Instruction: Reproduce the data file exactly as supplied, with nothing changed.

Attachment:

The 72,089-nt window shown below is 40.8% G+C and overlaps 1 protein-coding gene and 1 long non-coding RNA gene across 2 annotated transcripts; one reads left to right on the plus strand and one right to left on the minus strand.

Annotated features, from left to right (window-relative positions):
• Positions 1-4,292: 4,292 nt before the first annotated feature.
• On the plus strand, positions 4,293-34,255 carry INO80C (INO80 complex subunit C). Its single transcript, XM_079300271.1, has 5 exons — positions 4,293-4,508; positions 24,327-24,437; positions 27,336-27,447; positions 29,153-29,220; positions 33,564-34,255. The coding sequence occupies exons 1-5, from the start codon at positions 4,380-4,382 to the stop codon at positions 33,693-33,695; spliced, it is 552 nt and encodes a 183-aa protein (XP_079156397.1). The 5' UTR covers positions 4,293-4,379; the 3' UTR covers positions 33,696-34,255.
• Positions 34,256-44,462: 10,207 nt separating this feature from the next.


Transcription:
The 72,089-nt window shown below is 40.8% G+C and overlaps 1 protein-coding gene and 1 long non-coding RNA gene across 2 annotated transcripts; one reads left to right on the plus strand and one right to left on the minus strand.

Annotated features, from left to right (window-relative positions):
• Positions 1-4,292: 4,292 nt before the first annotated feature.
• On the plus strand, positions 4,293-34,255 carry INO80C (INO80 complex subunit C). Its single transcript, XM_079300271.1, has 5 exons — positions 4,293-4,508; positions 24,327-24,437; positions 27,336-27,447; positions 29,153-29,220; positions 33,564-34,255. The coding sequence occupies exons 1-5, from the start codon at positions 4,380-4,382 to the stop codon at positions 33,693-33,695; spliced, it is 552 nt and encodes a 183-aa protein (XP_079156397.1). The 5' UTR covers positions 4,293-4,379; the 3' UTR covers positions 33,696-34,255.
• Positions 34,256-44,462: 10,207 nt separating this feature from the next.